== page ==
| RJD chief Laloo Prasad Yadav and his wife, former Bihar chief minister Rabri Devi, coming out of a Patna polling station after casting their votes in the last phase of Assembly elections on Saturday. (PTI)
Patna, Nov. 19: With campaigning finally over in Bihar, Laloo Prasad Yadav shed his inhibition yesterday morning and declared that Rabri Devi would be the next chief minister if the Secular Democra- tic Front (SDF) forms the government.
Although he has no intention of leaving Delhi, Laloo Prasad would be spending a lot more time in the state, he said, in a bid to streamline the administration.
“I have to ensure this time that central schemes and grants are utilised properly,” said the Rashtriya Janata Dal chief, “and we have to fix the criminals”.
Dressed in his trademark white lungi and vest, Laloo Prasad appeared relaxed and confident as he predicted that the SDF would romp home with ease. “My party alone will get 110 seats and the Congress will get more than 20,” he said.
Reminded of his persistent complaint against the Election Commission, which he had accused of bias, the Union railway minister acknowledged that his apprehensions had turned out to be unfounded. “I feared that, as in February, the paramilitary forces would tighten the screws on our supporters but leave our rivals alone; but the election so far has been fair and it helped our supporters cast their votes,” he said. “Their supporters got in the queue late and thereby missed the bus,” he added with a smirk.
Barely a few kilometres away, at the Janata Dal (United) office, Nitish Kumar was busy giving interviews to television channels. It turned out to be an unending stream and he had to take time off to speak to the print media.
Hurt over reports that he is already behaving like a chief minister, the JD (U) leader said he would not make any predictions. But in the same breath, he added that the people have already given their verdict. “Ab Lalooji gaye (Laloo Prasad’s exit is imminent),” Nitish said.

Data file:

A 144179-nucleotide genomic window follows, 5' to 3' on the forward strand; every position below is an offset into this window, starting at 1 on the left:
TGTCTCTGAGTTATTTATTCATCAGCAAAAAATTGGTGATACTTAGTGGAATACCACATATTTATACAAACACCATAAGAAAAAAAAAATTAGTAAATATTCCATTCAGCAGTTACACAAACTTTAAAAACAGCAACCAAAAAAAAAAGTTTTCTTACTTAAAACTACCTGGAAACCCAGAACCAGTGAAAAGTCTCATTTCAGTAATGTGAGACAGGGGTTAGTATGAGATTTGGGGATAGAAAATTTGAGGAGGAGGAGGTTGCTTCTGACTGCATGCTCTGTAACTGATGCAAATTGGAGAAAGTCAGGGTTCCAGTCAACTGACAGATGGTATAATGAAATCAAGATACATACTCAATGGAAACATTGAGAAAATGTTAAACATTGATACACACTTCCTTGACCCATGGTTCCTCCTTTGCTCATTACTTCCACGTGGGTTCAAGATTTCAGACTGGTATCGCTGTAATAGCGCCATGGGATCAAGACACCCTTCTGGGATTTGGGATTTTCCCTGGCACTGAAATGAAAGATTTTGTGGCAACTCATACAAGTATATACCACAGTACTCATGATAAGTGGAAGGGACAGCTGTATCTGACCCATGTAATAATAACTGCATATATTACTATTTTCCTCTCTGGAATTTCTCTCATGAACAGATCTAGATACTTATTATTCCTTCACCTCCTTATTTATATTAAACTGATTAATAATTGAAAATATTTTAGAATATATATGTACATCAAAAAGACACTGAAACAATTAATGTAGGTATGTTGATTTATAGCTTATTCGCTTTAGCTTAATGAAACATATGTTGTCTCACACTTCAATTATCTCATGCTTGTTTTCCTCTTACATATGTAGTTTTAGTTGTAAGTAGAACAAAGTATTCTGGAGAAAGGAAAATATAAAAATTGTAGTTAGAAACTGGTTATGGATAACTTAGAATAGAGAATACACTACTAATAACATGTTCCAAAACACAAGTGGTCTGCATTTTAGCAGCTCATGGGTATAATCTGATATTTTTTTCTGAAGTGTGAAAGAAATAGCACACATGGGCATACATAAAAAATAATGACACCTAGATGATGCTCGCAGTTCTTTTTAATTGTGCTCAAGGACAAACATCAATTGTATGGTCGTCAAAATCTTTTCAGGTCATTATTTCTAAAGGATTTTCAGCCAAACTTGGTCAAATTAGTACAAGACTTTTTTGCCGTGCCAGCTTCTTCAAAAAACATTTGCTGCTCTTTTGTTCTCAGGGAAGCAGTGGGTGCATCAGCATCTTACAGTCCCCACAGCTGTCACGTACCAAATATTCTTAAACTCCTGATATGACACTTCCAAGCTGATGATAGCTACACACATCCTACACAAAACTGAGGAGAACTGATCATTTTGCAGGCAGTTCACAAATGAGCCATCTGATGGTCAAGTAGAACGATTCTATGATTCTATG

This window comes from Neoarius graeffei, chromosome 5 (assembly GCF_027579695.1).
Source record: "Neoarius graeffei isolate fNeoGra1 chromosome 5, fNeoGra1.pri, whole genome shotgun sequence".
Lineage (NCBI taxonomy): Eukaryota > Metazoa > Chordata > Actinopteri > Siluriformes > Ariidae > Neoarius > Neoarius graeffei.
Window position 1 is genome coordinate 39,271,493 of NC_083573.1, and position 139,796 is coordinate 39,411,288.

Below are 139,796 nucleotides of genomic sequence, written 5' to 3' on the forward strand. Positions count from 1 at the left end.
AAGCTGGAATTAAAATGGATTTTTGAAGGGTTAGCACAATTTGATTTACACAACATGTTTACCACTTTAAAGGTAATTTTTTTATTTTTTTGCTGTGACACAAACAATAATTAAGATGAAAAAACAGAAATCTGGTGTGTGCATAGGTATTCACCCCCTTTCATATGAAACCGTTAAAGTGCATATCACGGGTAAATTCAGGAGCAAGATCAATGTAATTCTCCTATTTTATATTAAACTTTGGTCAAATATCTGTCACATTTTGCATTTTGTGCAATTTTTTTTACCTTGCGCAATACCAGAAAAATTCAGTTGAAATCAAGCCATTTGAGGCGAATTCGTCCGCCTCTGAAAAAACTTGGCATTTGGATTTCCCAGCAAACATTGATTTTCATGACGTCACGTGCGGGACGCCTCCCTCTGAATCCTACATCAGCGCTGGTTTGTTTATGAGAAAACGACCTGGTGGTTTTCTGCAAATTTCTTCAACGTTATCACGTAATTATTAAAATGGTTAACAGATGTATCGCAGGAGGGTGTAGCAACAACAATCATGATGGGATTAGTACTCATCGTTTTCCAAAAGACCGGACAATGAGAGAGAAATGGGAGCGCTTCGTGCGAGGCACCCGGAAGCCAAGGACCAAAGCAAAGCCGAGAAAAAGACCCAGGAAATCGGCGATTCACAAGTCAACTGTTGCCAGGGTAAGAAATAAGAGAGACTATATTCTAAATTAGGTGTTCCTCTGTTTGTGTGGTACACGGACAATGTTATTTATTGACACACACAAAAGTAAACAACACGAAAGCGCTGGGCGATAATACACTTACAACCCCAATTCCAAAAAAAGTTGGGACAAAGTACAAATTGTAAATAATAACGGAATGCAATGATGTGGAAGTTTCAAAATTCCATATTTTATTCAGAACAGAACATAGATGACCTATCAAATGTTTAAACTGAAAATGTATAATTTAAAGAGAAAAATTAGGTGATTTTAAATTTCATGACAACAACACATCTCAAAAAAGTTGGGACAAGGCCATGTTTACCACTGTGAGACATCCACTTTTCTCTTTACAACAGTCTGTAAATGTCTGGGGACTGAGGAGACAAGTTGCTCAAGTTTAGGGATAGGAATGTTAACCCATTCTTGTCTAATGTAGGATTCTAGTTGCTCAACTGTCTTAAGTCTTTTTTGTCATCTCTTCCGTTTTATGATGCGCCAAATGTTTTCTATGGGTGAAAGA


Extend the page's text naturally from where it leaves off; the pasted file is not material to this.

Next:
He added that the only interest left in the election is to see how wide the gap will be between the victor and the vanquished.
The difference between the February and November elections, the JD (U) leader said, is that while the people last time had given a negative vote against Laloo Prasad, this time, there has been a positive vote for “change”.
“I can recognise the signs and the crowds this time have been predominantly of poor people. Thanks to the Election Commission, they have hopefully been able to exercise their franchise,” he asserted, hinting that the mandate would be his.
Nitish would not, however, respond when asked how confident he was about the victory of the 20-odd defectors from Ram Vilas Paswan’s Lok Janshakti Party, all of whom have been fielded by his party this time. “Let me put it this way,” he said, “none of our candidates feel they are on a losing wicket.”
Laloo Prasad made light of his rival’s claims and accused the media of creating a hype in favour of Nitish. “Because I refused to speak to the media during the election, they felt my haalat is patla (I am on a weak wicket),” he said. “And when I criticised the Election Commission, they became sure that I had lost the election,” the RJD leader added with a sly smile.
According to him, the public perception created by the media actually helped his supporters rally round him. “Last time, my people were complacent and felt that losing a few seats here and there would make no difference; we did not have any alliance with the Congress either and there were far too many rebel candidates,” he recalled.
“Yet, I had lost as many as 39 seats, each by margins of less than 2,000 votes,” he chuckled.
In February, Laloo Prasad said, the NDA was at its peak in Bihar while the “secular forces” in the state were in disarray. This time, the roles had been reversed, he said, hinting that over-confidence had done the NDA in.
“The media reports suggest that the last round of polling tomorrow is going to be swept by the NDA,” Laloo Prasad said before rattling off the names of the 30 constituencies going to polls tomorrow, which, he claims, are as good as won by the SDF.
Asked about his rival, Nitish merely smiled, indicating that he was ready to meet the challenges ahead.
A few of his supporters appeared a little more worried as they discussed the impact of Saturday’s one-day match could have on voter turnout in the urban centres.